Mortgage 101 / Mortgage Glossary
View our in-depth Mortgage Glossary below.
View our in-depth Mortgage Glossary below.
The party who receives an ownership interest in a mortgage.
A document that evidences a transfer of ownership of a mortgage from one investor to another.
The party who transfers an ownership interest in a mortgage.
An agreement by a buyer to assume liability on an existing debt secured by a mortgage with its original terms left intact. An assumption of mortgage by a buyer does not automatically release the seller from liability on the accompanying note.
A financial statement showing assets, liabilities, and the net worth as of a specific date.
A mortgage with periodic installments of principal and interest that do not fully amortize the loan. The balance of the mortgage is due in a lump sum at the end of the term.
A condition of financial insolvency in which a person’s liabilities exceed assets and the person is unable to pay current debts. Generally, a person must wait two years following the discharge of the bankruptcy to be eligible for a conventional or government backed mortgage loan. Bankruptcy is reported by most credit agencies for a period of ten years.
A unit of measurement used to describe yield. A basis point is 1/100 of 1%. Example: 100 basis points = 1%; 75 basis points = 3/4 %; 50 basis points = ½%.
A mortgage with payments due every two weeks totaling 26 payments a year thus reducing the cost of a 30-year mortgage to that of a 23-year mortgage.
A commitment to insure; a temporary report effective for a limited time until a permanent policy is issued. A binder lists all the known liens and defects affecting the title.
A mortgage lien securing several parcels of property, frequently used by developers who have purchased a single tract of land intending to subdivide into individual parcels. The developer normally requires a “partial release” clause so that individual parcels can be released from the blanker mortgage as they are sold.
A structure is blighted when it exhibits objectively determinable signs of deterioration sufficient to constitute a threat to human health, safety, and public welfare.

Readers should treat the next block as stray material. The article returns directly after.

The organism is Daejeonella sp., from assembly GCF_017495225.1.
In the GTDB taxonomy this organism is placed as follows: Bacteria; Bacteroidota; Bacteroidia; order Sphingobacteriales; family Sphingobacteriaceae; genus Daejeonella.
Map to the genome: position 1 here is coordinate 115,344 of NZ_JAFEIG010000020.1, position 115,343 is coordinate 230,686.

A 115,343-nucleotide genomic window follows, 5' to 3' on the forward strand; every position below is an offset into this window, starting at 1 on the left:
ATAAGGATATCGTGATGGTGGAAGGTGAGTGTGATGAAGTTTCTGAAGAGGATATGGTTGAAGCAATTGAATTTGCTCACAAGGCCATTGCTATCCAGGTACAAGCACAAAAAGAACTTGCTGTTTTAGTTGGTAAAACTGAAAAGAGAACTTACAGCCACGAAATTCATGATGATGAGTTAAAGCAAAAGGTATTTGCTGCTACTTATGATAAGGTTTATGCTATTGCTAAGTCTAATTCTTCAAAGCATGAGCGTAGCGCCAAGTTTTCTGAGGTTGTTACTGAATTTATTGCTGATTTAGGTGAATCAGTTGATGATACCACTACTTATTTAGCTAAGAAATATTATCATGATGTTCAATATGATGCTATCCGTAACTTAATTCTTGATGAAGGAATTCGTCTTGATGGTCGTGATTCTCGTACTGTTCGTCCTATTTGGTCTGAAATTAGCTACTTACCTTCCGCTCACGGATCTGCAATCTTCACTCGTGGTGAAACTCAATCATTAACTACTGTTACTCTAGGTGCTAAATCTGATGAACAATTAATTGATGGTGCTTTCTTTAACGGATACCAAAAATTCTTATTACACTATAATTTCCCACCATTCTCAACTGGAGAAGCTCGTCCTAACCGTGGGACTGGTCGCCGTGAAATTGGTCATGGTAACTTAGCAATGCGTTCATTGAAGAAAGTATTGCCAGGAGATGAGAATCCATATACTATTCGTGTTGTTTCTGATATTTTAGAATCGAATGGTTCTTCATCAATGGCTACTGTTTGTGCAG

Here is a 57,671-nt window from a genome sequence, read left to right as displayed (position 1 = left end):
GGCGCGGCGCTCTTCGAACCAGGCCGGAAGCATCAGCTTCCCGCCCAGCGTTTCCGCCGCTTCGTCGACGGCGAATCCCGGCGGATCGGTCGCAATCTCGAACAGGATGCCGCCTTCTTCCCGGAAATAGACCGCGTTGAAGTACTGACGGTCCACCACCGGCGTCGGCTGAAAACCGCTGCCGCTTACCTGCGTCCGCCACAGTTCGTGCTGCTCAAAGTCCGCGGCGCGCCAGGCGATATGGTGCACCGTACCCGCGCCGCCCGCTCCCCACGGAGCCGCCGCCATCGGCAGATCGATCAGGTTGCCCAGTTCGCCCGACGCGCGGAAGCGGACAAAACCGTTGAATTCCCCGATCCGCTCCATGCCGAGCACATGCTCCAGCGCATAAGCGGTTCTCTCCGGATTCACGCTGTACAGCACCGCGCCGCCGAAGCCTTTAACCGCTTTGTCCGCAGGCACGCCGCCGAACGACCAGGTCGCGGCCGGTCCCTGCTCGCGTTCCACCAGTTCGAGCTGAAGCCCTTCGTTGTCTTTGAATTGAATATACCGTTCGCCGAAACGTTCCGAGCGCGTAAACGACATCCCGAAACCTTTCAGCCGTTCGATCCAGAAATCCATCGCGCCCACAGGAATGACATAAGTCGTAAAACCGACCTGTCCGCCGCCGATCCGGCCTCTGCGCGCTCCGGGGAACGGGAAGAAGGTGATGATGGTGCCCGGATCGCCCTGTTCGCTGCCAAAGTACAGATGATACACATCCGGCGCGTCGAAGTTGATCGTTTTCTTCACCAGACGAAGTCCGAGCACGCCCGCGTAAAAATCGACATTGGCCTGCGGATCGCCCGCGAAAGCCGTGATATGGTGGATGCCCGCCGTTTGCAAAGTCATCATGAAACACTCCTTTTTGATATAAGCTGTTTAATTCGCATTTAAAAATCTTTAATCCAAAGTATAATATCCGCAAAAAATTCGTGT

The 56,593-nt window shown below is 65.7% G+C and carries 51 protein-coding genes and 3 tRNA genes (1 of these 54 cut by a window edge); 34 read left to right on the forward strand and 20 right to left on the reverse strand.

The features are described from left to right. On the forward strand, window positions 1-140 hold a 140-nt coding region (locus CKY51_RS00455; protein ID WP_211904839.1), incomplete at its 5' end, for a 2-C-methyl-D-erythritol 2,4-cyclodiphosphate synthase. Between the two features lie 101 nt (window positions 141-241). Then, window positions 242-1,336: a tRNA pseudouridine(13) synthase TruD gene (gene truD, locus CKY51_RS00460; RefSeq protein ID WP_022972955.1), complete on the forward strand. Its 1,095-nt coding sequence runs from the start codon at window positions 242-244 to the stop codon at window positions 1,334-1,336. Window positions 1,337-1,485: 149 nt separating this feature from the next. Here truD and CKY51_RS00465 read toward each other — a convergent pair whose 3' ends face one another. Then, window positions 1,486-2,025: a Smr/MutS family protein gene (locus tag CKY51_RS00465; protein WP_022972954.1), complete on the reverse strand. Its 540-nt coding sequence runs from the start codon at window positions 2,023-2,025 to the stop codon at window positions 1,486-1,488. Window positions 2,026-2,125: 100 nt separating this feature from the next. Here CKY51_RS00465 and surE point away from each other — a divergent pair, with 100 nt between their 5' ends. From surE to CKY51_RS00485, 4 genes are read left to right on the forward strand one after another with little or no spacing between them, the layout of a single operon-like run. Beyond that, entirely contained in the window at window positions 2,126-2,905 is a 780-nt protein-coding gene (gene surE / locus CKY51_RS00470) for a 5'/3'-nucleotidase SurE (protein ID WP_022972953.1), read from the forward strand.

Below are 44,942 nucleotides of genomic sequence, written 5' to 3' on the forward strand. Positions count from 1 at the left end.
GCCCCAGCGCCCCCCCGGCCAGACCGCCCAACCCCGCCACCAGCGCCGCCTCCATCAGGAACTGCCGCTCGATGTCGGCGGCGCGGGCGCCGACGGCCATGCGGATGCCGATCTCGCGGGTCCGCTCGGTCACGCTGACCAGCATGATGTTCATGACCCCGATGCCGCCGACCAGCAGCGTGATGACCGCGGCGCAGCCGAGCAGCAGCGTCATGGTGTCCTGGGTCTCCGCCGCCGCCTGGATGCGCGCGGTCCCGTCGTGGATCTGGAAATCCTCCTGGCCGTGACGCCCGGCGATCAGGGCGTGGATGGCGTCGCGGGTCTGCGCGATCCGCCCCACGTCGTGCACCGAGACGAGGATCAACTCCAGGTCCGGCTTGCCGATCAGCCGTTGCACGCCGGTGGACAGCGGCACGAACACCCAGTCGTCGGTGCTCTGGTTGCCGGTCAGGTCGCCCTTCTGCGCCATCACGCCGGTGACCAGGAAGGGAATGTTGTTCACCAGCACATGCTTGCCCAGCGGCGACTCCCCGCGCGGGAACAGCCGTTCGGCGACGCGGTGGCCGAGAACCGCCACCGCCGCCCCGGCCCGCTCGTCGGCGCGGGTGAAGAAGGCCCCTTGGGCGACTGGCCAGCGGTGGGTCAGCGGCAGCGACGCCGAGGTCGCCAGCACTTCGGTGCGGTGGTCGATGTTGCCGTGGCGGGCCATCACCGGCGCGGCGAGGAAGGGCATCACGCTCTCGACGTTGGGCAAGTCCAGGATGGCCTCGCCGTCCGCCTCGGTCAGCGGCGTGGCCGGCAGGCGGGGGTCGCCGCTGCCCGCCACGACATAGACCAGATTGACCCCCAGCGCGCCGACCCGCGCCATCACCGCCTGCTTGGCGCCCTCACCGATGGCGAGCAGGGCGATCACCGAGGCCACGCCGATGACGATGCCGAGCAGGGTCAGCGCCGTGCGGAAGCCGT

Borrowing against the equity of one’s present home to enable the purchase of another home before the existing one sells.
Abandoned, idled, and underused industrial and commercial facilities where expansion and redevelopment is burdened by real or potential environmental contamination.
A set of building construction requirements developed and administered by national and local bodies to ensure that buildings meet certain minimum standards for structural integrity, safety, design, and durability. ?
A cash payment to a lender to reduce the interest rate a borrower must pay. Buy-downs are usually temporary and help the borrower qualify at a lower rate.
A small, relatively permanent statistical subdivision of a county or statistically equivalent entity, delineated for data presentation purposes by a local group of census data users or the geographic staff of a regional census center in accordance with Census Bureau guidelines.
A four-digit basic number, followed by an optional two-digit decimal suffix, used to uniquely identify a census tract within a county or statistically equivalent entity.
A document used by the Department of Veteran Affairs to certify a veteran’s eligibility for a VA loan.
A Verterans Affairs (VA) appraisal.
A mortgage on personal property.
Money paid by the borrower to affect the closing of a mortgage loan. This normally includes an origination fee, title insurance, survey, attorney’s fees, and prepaid items such as taxes and insurance escrow payments.
A financial disclosure accounting for all funds received and expected at settlement. The HUD-1 settlement statement shows how costs are allocated between the buyer and the seller. The HUD-1 is not required if the buyer has no closing costs.
Any condition that adversely affects the title of real estate or curtails an owner’s rights.
May comprise two or more metropolitan statistical areas, a metropolitan statistical area and a micropolitan statistical area, two or more micropolitan statistical areas, or multiple metropolitan and micropolitan statistical areas that have social and economic ties as measured by commuting, but at lower levels than are found among counties within metropolitan and micropolitan statistical areas.